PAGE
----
However, there is another rationale for the stigma that, may be taken into account – the mistreatment of people with disabilities in group homes. There has been significant media attention around this issue and, unfortunately, it cannot be discounted out of hand. Cases of abuse of vulnerable people is a reality. It has been a reality for as long as there have been people. However, abuse is not restricted to environments of shared living. It may exist behind the most privately closed door. In actuality, the more private the closed door, the more risk for abuse exists.
The Government of Alberta reports that isolation is one of the core contributors to elevated risk of abuse for people with disabilities. The logic holds regardless of the type of residential situation and regardless of the nature of a person’s vulnerability. The less interaction a vulnerable person has with others, the higher they are at risk of abuse. The moment a neighbour says hello, the likelihood of abuse is weakened. The risk decreases exponentially when individuals are able to live in close proximity to clubs, teams or other organizations in which they may take part. The greater the chance of abuse being noticed, the less likely it is to occur, hence inclusion in a community setting is key. Fundamentally, and in the vast majority of cases, the group home itself serves as a disabled individual’s own small root community.
There is no denying the fact that we are all human and are all guilty at one time or another of some form of prejudice, however petty. We are apt to apply a negative halo over a larger context that stems from one small isolated incident. From a psychological perspective, it is a natural, albeit a reprehensible, tendency for human beings to sneer at those less fortunate than themselves as a way to quash their own latent fears of someday finding themselves in a similar position. People shy away from anything that is in any way dissimilar to themselves. They feel safest when they are not exposed to things they cannot understand, people whom they cannot understand. They can accept that alternative lifestyles exist and tolerate them as long as they are not existing in their own backyards.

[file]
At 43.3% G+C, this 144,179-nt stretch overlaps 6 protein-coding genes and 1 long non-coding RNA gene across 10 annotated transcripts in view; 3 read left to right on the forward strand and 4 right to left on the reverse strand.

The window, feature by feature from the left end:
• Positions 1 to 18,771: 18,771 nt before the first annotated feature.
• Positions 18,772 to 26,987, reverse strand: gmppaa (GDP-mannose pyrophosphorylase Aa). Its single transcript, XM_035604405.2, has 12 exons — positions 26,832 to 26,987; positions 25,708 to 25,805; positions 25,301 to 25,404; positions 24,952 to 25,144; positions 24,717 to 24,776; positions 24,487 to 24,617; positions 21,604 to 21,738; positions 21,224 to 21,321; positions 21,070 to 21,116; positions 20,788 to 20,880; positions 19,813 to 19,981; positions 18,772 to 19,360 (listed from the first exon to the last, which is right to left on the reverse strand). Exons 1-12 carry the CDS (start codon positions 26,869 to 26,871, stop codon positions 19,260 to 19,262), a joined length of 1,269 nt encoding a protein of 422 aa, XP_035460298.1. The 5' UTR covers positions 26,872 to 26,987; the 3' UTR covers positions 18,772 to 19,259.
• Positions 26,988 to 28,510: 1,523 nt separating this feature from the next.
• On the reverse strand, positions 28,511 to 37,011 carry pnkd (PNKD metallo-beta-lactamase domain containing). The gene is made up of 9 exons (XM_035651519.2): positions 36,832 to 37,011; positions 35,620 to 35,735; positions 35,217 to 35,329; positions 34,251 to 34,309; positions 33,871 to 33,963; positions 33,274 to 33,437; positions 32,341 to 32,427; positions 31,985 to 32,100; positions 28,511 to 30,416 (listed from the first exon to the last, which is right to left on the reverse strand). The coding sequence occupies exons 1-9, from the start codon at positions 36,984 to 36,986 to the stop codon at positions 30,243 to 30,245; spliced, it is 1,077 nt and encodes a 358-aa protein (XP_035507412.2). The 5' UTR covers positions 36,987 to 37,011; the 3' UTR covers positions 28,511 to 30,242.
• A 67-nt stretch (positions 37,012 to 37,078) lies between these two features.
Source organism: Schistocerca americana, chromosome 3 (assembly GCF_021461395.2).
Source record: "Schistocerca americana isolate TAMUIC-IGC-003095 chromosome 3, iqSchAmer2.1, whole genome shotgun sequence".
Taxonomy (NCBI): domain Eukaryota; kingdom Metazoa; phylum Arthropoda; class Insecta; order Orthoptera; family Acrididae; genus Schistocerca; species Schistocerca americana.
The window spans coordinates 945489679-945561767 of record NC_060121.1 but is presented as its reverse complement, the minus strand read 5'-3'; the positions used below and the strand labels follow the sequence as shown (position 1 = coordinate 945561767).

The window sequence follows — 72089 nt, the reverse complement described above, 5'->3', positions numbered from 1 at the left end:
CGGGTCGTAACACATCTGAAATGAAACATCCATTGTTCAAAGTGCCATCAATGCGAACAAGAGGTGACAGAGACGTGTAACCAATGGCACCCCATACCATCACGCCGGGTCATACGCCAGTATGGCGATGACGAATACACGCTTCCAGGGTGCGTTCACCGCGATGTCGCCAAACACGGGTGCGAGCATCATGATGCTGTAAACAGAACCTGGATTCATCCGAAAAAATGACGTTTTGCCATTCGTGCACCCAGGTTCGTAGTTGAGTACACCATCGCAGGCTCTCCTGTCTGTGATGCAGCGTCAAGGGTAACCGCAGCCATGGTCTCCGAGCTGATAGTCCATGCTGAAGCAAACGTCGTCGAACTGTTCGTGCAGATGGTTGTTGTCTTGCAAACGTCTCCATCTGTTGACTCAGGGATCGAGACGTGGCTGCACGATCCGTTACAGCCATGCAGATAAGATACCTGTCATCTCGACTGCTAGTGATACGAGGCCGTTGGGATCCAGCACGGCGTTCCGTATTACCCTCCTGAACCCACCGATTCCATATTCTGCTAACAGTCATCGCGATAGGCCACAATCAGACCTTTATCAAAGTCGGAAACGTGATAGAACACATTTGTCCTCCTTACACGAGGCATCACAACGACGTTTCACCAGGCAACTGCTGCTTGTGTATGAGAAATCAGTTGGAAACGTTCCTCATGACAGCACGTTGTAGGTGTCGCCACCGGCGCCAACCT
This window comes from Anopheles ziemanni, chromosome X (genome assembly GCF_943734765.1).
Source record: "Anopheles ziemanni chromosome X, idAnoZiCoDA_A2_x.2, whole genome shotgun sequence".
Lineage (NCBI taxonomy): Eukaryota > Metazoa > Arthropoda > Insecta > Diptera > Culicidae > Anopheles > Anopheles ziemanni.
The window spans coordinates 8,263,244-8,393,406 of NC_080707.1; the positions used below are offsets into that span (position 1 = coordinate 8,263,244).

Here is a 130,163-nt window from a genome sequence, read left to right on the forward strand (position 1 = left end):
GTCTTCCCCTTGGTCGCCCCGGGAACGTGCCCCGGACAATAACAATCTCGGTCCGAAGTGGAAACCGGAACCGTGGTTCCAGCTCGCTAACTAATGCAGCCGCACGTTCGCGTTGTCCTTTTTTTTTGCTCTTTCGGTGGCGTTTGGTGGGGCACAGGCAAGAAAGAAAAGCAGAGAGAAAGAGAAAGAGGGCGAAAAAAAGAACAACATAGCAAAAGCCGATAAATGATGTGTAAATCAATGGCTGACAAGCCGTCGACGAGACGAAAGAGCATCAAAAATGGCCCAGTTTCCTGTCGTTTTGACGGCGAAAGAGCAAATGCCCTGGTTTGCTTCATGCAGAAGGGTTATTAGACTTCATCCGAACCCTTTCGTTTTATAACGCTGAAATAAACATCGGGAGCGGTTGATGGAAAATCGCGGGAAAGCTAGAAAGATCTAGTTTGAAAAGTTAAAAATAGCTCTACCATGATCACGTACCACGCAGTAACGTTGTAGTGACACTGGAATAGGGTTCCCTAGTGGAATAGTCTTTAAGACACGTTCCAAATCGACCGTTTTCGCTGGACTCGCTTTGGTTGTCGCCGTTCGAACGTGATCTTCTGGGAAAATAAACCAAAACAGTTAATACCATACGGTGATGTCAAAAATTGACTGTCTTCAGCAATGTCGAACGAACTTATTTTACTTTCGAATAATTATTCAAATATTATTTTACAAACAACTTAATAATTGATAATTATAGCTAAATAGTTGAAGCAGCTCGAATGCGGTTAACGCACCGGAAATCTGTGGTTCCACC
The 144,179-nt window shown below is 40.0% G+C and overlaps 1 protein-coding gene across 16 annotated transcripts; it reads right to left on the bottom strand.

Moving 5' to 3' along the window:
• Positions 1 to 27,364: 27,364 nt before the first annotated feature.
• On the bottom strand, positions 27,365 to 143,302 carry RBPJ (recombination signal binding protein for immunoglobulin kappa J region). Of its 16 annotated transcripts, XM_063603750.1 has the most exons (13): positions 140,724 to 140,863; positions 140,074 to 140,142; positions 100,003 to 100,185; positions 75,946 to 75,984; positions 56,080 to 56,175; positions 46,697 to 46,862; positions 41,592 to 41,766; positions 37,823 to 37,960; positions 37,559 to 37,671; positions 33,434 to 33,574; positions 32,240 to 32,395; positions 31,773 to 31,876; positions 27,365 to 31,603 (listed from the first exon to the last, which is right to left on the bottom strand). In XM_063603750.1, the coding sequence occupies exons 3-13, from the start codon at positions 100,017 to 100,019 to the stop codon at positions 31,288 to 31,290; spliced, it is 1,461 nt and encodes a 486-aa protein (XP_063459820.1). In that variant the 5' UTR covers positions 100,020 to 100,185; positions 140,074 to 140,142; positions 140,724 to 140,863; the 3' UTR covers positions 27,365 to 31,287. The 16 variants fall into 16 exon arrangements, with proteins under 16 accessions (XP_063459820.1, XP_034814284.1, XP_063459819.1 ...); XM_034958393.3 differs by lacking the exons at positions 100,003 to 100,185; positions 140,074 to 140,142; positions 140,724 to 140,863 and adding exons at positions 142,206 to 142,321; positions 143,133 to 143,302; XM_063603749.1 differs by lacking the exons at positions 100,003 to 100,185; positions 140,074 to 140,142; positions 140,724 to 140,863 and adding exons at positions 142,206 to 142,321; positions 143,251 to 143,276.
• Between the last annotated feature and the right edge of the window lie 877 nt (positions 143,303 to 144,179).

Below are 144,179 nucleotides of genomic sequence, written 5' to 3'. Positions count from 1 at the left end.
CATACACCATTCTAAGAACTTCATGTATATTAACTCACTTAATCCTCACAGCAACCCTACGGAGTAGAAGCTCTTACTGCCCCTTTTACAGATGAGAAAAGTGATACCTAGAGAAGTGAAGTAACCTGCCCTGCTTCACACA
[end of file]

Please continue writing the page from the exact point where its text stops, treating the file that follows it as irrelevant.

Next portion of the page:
The danger lies in succumbing to those feelings of fear. Succumbing to them leads to discrimination, racism, prejudice, even hate. As everybody knows, the most effective way to overcome any fear is to face it, to get to know it, and to realize that the basis for the fear has no rational justification, at all.
In this enlightened age, thankfully, the tendency to discriminate has greatly diminished. Through education and experience, we have come to realize that what we have been handed out is a gift rather than a right. We have begun to realize that diversity is something to be celebrated, that assimilation is not acceptable, that assumptions and beliefs are there to be challenged rather than enforced.
We have begun to see that we are all just small pieces in a greater puzzle that we call the universe, and that we all live in one little group home, that we call Earth.
– Tilton Reed, CEO